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From André de Jesus <an...@tektix.com>
Subject Re: Caching Login Info in Tomcat 3.2.x
Date Tue, 02 Oct 2001 13:03:04 GMT

If you are using container-managed authentication (the system that comes 
with Tomcat, that is configured for each Realm in the file server.xml), 
then the user roles and passwords are already automatically cached for 
each session (the isUserInrole() function and other similar functions do 
not trigger database accesses every time).

If, on the other hand, you are authenticating the users with you own 
authentication system, then you could cache the authentication 
information in a session object (this is exactly what Tomcat does by 
default). Then, all private pages would check if the session object 
exists and if the user has been authenticated before displaying the 
private information.

The only publicly visible key to this object is the session id, so all 
security problems could come from this session key being known to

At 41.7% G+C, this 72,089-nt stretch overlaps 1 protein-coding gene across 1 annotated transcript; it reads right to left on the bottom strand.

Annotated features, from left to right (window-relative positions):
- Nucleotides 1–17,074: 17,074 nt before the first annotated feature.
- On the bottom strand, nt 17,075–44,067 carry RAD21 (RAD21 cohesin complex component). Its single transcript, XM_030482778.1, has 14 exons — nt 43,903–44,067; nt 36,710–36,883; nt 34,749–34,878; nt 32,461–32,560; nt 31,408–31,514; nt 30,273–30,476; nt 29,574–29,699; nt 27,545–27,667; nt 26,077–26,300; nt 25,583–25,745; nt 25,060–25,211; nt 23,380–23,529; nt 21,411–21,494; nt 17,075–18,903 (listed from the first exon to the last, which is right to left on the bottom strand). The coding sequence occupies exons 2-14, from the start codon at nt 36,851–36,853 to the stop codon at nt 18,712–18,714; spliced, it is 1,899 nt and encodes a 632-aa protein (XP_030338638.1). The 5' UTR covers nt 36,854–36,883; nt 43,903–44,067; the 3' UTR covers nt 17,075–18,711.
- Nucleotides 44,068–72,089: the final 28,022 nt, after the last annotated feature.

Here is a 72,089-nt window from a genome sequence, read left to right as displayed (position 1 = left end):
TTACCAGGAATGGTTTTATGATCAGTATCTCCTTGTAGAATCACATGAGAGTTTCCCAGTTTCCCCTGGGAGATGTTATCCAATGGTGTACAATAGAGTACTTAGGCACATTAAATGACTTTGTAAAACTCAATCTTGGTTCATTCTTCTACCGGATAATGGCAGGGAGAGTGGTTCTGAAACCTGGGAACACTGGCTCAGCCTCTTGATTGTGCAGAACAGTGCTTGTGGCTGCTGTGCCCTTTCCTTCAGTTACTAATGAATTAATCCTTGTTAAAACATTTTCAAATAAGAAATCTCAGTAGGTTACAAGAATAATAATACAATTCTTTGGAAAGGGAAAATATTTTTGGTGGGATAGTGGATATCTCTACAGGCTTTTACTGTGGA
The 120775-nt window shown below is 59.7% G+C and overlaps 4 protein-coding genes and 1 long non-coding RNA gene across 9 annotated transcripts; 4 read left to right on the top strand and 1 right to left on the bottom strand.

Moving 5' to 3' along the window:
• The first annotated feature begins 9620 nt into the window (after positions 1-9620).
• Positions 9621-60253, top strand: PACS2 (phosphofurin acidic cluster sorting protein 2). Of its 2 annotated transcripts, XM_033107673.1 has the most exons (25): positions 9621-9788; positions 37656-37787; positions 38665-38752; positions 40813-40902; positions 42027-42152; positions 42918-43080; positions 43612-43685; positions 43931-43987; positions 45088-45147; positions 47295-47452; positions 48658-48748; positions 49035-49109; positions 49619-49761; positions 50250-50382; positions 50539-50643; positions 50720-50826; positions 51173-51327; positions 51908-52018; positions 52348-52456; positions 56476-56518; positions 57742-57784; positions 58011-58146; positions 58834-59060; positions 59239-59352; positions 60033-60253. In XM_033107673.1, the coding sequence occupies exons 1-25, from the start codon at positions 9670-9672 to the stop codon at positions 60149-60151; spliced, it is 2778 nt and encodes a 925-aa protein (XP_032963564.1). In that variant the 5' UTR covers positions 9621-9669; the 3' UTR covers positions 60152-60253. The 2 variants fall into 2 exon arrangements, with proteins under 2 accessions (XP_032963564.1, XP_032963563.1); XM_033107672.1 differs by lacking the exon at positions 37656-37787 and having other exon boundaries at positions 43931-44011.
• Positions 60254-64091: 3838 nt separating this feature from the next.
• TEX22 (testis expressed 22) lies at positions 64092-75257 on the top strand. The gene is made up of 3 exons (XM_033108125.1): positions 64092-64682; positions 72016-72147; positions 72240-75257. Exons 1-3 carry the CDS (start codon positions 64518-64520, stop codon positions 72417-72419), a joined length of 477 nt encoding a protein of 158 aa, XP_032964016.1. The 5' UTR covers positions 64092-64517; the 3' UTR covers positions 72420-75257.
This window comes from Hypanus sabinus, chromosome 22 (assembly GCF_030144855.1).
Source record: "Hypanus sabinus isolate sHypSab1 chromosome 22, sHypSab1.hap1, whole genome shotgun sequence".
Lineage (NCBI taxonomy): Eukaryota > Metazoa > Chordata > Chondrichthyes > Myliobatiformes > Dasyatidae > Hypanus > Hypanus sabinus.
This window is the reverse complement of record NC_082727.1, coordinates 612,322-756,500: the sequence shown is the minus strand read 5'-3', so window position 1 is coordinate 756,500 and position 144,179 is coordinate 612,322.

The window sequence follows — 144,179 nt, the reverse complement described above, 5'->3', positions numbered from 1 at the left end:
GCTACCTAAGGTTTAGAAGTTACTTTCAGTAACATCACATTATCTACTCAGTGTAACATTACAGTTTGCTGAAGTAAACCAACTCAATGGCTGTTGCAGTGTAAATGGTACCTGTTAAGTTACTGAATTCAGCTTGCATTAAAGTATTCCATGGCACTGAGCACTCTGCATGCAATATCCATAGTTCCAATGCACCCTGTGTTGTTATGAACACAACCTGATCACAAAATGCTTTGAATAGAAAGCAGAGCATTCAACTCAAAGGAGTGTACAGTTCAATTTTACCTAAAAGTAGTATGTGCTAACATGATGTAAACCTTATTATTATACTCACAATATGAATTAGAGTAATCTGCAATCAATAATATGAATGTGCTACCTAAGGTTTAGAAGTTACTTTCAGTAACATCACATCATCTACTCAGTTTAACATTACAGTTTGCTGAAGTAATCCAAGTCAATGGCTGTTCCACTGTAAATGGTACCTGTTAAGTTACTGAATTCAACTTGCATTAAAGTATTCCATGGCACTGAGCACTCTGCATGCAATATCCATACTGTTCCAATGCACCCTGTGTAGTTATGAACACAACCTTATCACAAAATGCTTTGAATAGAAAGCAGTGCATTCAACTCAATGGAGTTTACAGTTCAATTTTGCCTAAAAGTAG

intermediate parties. Depending from the security level required by your 
application, you could consider setting lower expiration times for the 
session (or even explicitly expiring the session once some user 
operations have been successfully completed, with 
setMaxInactiveInterval()), or protecting the http communication with SSL.


Andre de Jesus




Renato Romano wrote:

>Hi,
>I would like Tomcat avoiding to access the DB for EVERY ACCESS to a reserved
>page. I think the best way to do this (apart from upgrading to Tomcat 4.0
>!!) is to store the login info, or maybe just a flag "I'm authenticated", in
>the session object. Does anyone already made something similar ? Should I
>only redefine methods in my Realm object ? Is there some security issue I'm
>not taking care of ??
>Thanks
>
>Renato
>

-- 
André de Jesus <andre@tektix.com>
TEKTIX - Consultoria em Sistemas de Informação, L.da
http://www.tektix.com




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